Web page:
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Jury Finds Wife of Frankie Valli Guilty of Battery


The wife of '60s singing icon Frankie Valli burst into tears Friday after learning she had been convicted of misdemeanor battery for slapping a Moorpark restaurant owner during a dispute over an expensive meal.

After deliberating one day, a Ventura County jury rejected 39-year-old Randy Valli's testimony that she accidentally pushed the owner during a scuffle.

The verdict outraged Valli's attorney, who asked the judge to strike the decision on the grounds that it was not supported by the evidence. His request was denied.

Outside the courtroom, Deputy Dist. Atty. John Lonergan praised the jury for sorting through conflicting testimony offered by more than a dozen witnesses at the two-week trial.

"The jury was able to hear all the evidence and they came to the right decision," he said. "[The defense's] version didn't work."

As Lonergan spoke to reporters outside the courtroom, defense attorney Louis "Chuck" Samonsky called his client to tell her that she had been found guilty. Valli, who lives in Calabasas, was not present when the verdict was announced in Ventura County Superior Court.

"She started to cry," Samonsky said. "She wasn't able to talk."

Valli, a mother of three, faces up to six months in jail and a $1,000 fine. A sentencing hearing is set for May 28, at which time Samonsky intends to ask for a new trial, he said.

He contends that the judge erred by not allowing him to present evidence of other fights involving restaurant owner Sandra "Alex" Sofsky, including a tussle at a country club golf shop.

"I've been in this business for 25 years, nine as a prosecutor, and this is the most outrageous verdict I have ever seen," he said Friday. "I don't think the evidence supports it. I don't think Randy Valli did anything wrong."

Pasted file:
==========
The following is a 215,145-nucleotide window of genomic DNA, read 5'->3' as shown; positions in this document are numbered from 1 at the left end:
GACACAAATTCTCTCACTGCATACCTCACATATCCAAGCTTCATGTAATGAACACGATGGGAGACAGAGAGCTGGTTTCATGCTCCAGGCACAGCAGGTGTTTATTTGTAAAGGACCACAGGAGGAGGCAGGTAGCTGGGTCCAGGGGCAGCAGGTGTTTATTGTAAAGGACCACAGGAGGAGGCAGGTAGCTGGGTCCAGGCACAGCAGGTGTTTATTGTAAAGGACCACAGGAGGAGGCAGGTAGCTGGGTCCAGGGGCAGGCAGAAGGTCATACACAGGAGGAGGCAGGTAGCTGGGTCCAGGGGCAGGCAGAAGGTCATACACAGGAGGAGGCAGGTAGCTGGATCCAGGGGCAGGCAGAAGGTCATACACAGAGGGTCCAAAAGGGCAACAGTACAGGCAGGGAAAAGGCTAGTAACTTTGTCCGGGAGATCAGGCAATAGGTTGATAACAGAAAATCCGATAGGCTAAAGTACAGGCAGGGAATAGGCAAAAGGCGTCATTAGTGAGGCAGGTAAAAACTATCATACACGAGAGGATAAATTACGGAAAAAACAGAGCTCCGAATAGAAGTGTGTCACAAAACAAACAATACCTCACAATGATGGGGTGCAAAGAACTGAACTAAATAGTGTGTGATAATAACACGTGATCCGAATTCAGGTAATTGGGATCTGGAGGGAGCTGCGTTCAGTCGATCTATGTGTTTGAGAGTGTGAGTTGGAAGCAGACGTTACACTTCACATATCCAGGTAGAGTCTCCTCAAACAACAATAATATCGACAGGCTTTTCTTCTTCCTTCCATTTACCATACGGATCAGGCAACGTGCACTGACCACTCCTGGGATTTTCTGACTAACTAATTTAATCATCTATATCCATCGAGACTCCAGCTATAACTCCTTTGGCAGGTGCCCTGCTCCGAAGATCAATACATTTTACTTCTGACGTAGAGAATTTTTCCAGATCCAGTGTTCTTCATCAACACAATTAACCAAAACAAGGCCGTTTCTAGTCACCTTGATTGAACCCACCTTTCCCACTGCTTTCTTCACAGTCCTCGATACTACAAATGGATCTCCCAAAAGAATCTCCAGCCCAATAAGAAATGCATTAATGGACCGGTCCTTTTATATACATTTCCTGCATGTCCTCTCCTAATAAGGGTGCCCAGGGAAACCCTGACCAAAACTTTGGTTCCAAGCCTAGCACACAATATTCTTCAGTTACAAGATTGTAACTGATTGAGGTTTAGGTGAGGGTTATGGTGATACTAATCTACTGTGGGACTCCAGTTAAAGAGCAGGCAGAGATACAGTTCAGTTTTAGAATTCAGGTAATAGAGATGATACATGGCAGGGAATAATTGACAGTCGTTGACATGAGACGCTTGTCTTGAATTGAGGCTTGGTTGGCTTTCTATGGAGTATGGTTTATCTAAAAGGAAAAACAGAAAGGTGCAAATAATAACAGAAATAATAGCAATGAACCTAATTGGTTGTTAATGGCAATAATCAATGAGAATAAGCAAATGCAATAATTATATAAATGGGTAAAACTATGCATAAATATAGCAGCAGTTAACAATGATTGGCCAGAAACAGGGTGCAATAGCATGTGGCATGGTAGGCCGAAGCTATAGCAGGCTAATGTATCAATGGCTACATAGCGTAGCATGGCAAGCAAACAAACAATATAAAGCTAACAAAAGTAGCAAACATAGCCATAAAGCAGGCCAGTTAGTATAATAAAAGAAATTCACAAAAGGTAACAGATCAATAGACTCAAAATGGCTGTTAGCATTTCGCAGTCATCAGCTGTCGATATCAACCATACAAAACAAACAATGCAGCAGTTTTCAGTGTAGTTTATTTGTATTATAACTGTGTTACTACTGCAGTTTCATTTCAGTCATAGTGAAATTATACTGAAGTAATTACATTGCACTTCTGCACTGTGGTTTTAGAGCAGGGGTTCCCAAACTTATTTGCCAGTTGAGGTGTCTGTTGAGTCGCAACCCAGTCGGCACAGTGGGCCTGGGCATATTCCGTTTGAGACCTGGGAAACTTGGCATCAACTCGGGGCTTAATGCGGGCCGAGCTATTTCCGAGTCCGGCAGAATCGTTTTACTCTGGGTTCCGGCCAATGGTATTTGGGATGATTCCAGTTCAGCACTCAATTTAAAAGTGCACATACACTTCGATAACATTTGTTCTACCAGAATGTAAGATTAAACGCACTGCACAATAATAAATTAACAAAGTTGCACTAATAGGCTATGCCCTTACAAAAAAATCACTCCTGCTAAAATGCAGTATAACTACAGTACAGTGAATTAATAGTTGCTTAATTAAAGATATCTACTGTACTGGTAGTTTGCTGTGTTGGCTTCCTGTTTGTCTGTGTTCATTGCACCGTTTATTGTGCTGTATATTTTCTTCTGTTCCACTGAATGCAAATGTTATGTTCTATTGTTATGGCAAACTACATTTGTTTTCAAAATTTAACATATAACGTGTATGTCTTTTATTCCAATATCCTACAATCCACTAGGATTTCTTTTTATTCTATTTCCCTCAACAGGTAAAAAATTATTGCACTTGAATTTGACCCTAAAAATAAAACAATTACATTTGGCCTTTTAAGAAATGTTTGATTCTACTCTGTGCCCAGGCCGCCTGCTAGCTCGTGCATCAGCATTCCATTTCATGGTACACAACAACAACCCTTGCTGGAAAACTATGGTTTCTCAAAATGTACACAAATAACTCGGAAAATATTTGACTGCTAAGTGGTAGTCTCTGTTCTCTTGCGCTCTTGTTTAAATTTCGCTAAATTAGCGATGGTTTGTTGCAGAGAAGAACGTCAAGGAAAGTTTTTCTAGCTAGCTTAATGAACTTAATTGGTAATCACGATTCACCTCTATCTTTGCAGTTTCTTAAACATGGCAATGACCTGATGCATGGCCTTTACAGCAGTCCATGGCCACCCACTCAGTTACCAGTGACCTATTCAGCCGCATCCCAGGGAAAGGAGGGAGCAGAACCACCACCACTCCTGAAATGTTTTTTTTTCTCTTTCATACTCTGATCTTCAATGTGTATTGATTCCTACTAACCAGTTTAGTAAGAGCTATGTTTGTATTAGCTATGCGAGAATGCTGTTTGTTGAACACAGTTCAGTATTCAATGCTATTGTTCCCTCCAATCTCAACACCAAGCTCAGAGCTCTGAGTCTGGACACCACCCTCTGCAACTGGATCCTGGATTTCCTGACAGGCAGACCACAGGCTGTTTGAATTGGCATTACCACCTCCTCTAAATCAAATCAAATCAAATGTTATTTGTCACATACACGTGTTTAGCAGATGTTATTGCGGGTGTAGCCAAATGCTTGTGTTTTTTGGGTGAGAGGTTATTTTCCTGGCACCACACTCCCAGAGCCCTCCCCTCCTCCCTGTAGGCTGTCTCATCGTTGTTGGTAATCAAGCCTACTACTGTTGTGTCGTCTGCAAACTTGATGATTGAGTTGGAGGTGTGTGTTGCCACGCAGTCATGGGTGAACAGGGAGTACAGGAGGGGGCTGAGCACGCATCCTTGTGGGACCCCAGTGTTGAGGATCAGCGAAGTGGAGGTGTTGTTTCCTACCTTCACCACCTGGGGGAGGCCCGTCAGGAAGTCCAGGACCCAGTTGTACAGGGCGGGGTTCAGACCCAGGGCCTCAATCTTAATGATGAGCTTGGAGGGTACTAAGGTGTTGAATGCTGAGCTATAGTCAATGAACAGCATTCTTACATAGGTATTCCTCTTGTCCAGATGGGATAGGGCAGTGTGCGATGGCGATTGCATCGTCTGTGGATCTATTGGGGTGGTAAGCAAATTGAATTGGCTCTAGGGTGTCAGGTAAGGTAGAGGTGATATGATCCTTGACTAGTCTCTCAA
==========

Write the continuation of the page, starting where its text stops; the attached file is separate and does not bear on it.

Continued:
According to some accounts, Randy Valli struck Sofsky after being asked to leave the upscale Secret Garden restaurant because Valli and her dinner companions were being loud, rude and critical of the menu prices.

The Vallis were dining with singer Frankie Avalon and his wife, Kay. All four testified that it was Sofsky who was being rude and loud.

Avalon said Sofsky twice tried to push Randy Valli from her chair and at one point picked up Valli's purse to try to strike Frankie Valli. Frightened by Sofsky's actions, Avalon said, the group ran from the restaurant without paying the bill. Avalon later sent $200 and a letter apologizing for not paying.

On the witness stand, Randy Valli echoed that account, describing Sofsky as a "crazy woman" who angrily confronted them after learning that Avalon had remarked on the menu prices.

Valli told jurors she never slapped Sofsky but pushed her accidentally while trying to catch her balance after the owner allegedly grabbed her by the shoulders and tried to boot her from the building.

But Lonergan told jurors in his closing argument this week that the Vallis and the Avalons had lied. He called them "obnoxious celebrities" who considered themselves beyond reproach.

He cited testimony offered by eight other witnesses, mostly employees and people who were at the restaurant that evening, who described the celebrities and their wives as foulmouthed and condescending.

One witness said the group questioned why Sofsky was charging "Westside prices in a hick town." Another said the foursome smirked while walking out of the restaurant after the altercation.

"The bottom line is they are not living in the world we live in," Lonergan argued. "You cannot go into a business and be verbally abusive and slap someone."

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